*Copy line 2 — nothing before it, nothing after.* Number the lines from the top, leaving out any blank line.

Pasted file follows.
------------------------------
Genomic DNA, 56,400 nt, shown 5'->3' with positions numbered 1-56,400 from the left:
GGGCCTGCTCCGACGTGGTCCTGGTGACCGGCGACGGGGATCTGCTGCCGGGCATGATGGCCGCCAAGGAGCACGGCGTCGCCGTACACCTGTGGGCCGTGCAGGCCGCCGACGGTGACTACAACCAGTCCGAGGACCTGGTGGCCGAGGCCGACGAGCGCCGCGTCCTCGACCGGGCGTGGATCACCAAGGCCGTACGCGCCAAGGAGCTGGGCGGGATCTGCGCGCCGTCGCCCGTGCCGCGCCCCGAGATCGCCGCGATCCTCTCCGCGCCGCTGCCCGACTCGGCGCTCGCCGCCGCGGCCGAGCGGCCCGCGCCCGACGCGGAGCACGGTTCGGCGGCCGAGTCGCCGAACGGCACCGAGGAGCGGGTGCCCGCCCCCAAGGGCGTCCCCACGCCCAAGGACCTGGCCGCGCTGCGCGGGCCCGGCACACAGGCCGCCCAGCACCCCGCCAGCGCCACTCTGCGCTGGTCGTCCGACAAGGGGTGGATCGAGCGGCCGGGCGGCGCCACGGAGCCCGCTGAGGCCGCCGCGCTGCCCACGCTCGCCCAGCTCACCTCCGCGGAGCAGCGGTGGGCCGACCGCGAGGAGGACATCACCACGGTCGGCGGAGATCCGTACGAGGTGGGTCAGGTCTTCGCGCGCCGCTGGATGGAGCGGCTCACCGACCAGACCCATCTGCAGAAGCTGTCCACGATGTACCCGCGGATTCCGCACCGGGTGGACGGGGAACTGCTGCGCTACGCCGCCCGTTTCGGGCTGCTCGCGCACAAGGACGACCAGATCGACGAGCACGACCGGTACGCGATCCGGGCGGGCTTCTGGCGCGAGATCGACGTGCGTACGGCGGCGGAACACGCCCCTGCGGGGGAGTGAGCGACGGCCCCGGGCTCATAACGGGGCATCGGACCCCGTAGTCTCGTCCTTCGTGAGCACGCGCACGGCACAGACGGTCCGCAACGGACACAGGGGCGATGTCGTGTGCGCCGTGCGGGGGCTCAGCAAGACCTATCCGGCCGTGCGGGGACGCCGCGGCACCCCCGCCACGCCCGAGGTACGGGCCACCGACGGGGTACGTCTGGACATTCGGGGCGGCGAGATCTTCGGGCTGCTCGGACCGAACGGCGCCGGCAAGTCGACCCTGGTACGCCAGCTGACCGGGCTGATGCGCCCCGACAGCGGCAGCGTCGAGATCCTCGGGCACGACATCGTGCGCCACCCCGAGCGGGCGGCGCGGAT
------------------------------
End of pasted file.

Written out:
GGGCCTGCTCCGACGTGGTCCTGGTGACCGGCGACGGGGATCTGCTGCCGGGCATGATGGCCGCCAAGGAGCACGGCGTCGCCGTACACCTGTGGGCCGTGCAGGCCGCCGACGGTGACTACAACCAGTCCGAGGACCTGGTGGCCGAGGCCGACGAGCGCCGCGTCCTCGACCGGGCGTGGATCACCAAGGCCGTACGCGCCAAGGAGCTGGGCGGGATCTGCGCGCCGTCGCCCGTGCCGCGCCCCGAGATCGCCGCGATCCTCTCCGCGCCGCTGCCCGACTCGGCGCTCGCCGCCGCGGCCGAGCGGCCCGCGCCCGACGCGGAGCACGGTTCGGCGGCCGAGTCGCCGAACGGCACCGAGGAGCGGGTGCCCGCCCCCAAGGGCGTCCCCACGCCCAAGGACCTGGCCGCGCTGCGCGGGCCCGGCACACAGGCCGCCCAGCACCCCGCCAGCGCCACTCTGCGCTGGTCGTCCGACAAGGGGTGGATCGAGCGGCCGGGCGGCGCCACGGAGCCCGCTGAGGCCGCCGCGCTGCCCACGCTCGCCCAGCTCACCTCCGCGGAGCAGCGGTGGGCCGACCGCGAGGAGGACATCACCACGGTCGGCGGAGATCCGTACGAGGTGGGTCAGGTCTTCGCGCGCCGCTGGATGGAGCGGCTCACCGACCAGACCCATCTGCAGAAGCTGTCCACGATGTACCCGCGGATTCCGCACCGGGTGGACGGGGAACTGCTGCGCTACGCCGCCCGTTTCGGGCTGCTCGCGCACAAGGACGACCAGATCGACGAGCACGACCGGTACGCGATCCGGGCGGGCTTCTGGCGCGAGATCGACGTGCGTACGGCGGCGGAACACGCCCCTGCGGGGGAGTGAGCGACGGCCCCGGGCTCATAACGGGGCATCGGACCCCGTAGTCTCGTCCTTCGTGAGCACGCGCACGGCACAGACGGTCCGCAACGGACACAGGGGCGATGTCGTGTGCGCCGTGCGGGGGCTCAGCAAGACCTATCCGGCCGTGCGGGGACGCCGCGGCACCCCCGCCACGCCCGAGGTACGGGCCACCGACGGGGTACGTCTGGACATTCGGGGCGGCGAGATCTTCGGGCTGCTCGGACCGAACGGCGCCGGCAAGTCGACCCTGGTACGCCAGCTGACCGGGCTGATGCGCCCCGACAGCGGCAGCGTCGAGATCCTCGGGCACGACATCGTGCGCCACCCCGAGCGGGCGGCGCGGAT